All You Need Is Now. Possibly their second-best record, delievered a mere thirty years after "Rio." Produced by Mark Ronson, a man clearly and rightfully obsessed with Nick Rhodes' 80s analog keyboard sounds (see: his own excellent "Record Collection" LP). He reminded the band how cool they were back when they were (and perhaps how influential they'd become in the last few years), this record delivers ample hints of their 80s sounds in the form of retro keyboards and slashing guitars. But far from a sad attempt to snatch past glories, the songwriting is remarkably tight and well-considered, and the band channels their experimental side into concise dancefloor classics that sound not the least bit contrived. One of the only "rediscover-old-sound" records that actually works.

I'm ready for a full-on critical reassessment of Duran. It's time. I'm sick of having to defend my love for them at this stage of the game -- they've more than proven themselves if anybody's paying attention, and you're only missing out on some very interesting, near-classic LPs if you stop at the one album, their latest album among 'em. I'm sincerely hoping that when Jake Rudh does a Duran night at Transmission in a month-ish, he lays some of the lesser-heard classics on y'all, opens your mind, and shows off the ample strengths of a band that deserves more love and more critical consideration than they've yet received. I still love 'em as strongly after thirty years, and that counts for something. Join me, won't you?

(Editor's note: if you've not yet heard Mark Ronson's "Record Collection," and think the guy's just a rich club-kid dilettante with no actual musical ideas, you need to give it a listen. For one thing: it sounds great. For another: he took just exactly the right stuff from the 80s synth stuff he obviously loves. For yet another, he begins Simon LeBon's critical rehabilitation on the title track, and teases us that yet another one -- Culture Club -- is yet to come. And then there's "Bang Bang Bang," which is probably my favorite song of last year. Go. Listen.)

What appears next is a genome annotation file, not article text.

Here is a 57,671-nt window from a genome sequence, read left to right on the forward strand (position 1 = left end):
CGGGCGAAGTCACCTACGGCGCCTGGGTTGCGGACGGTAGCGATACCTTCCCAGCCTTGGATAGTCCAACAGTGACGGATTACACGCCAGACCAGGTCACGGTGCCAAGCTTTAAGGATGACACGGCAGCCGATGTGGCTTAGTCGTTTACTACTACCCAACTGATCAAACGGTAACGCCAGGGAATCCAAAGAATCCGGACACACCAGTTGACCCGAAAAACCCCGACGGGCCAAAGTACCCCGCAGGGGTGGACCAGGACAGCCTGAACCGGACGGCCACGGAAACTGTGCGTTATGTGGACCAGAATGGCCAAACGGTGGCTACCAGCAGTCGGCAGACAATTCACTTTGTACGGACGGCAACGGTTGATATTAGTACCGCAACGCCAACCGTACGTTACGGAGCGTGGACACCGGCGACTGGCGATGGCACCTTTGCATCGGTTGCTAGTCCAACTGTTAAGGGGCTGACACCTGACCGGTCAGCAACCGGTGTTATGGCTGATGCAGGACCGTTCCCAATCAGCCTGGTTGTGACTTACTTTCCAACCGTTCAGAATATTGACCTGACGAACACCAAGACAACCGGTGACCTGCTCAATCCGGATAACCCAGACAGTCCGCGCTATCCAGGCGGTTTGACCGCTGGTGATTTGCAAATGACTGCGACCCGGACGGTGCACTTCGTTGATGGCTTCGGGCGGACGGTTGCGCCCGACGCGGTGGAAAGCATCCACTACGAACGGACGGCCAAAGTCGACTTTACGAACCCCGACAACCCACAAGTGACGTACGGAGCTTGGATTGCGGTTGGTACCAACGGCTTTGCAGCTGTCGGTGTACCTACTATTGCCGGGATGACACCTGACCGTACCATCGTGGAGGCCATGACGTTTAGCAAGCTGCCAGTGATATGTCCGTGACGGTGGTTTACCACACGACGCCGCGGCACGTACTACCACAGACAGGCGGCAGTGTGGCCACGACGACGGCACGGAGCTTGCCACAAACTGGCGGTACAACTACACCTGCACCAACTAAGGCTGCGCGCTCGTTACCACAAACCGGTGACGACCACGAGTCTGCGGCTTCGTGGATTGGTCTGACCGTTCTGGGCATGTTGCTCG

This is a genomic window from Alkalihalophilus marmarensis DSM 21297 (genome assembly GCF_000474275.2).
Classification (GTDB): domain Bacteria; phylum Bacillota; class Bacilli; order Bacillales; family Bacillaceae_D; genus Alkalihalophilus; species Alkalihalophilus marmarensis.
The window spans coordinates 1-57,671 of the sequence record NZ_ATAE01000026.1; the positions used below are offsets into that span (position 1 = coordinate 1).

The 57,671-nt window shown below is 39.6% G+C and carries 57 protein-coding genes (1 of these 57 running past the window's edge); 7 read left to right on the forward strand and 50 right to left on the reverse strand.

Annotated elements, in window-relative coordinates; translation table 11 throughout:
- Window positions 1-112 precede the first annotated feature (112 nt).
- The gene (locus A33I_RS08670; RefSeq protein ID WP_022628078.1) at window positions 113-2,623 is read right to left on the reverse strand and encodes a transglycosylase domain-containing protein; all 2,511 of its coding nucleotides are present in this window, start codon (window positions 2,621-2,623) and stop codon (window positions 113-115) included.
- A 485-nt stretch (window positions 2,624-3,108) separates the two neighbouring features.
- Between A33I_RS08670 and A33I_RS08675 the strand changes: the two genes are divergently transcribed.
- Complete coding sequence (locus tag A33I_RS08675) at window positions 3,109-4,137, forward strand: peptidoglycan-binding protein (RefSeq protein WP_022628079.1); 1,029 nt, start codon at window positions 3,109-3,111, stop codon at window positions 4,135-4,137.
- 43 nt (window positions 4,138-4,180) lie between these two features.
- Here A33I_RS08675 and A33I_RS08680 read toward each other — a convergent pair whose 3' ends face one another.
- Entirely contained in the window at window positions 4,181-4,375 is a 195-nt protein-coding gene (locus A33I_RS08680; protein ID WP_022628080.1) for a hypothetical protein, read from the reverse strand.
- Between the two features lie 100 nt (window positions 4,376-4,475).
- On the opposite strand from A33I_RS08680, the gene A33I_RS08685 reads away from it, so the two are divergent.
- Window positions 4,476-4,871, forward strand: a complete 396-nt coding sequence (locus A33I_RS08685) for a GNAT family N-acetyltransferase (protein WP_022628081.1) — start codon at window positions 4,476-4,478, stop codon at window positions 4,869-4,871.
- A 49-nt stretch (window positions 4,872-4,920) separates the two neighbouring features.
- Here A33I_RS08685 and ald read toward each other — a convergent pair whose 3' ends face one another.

Monday, December 20, 2010

Jonny Blackout's Best Albums of 2010

2010 was the best year for new music since 2000. I don't know if it's just the optimism of a decade-switcheroo or what, but there was a veritable explosion of fantastic LPs, singles, live shows and direct-to-brain plug-ins this year (wait -- scratch that last one, that's 2020. I get so confused. Timey wimey.). Bands I normally hate put out decent records. The overhyped music was actually pretty good, and almost deserved the overhype. Even the shitty stuff was pretty fun (I mean, who the hell *didn't* catch themselves bopping their head like a ten-year-old to "Whip My Hair"?). The only downside to the year was the continued rise of the "Beards/Banjos" genre (Mumford and Sons et al) -- but I was able, through judicious and prodigious enjoyment of synth-pop, to pretend it didn't exist. I had a hard time trying to whittle down to a top ten, so I'm just going to list a bunch of stuff I really liked in a kind of rough order and let you guys figure out which stuff was better.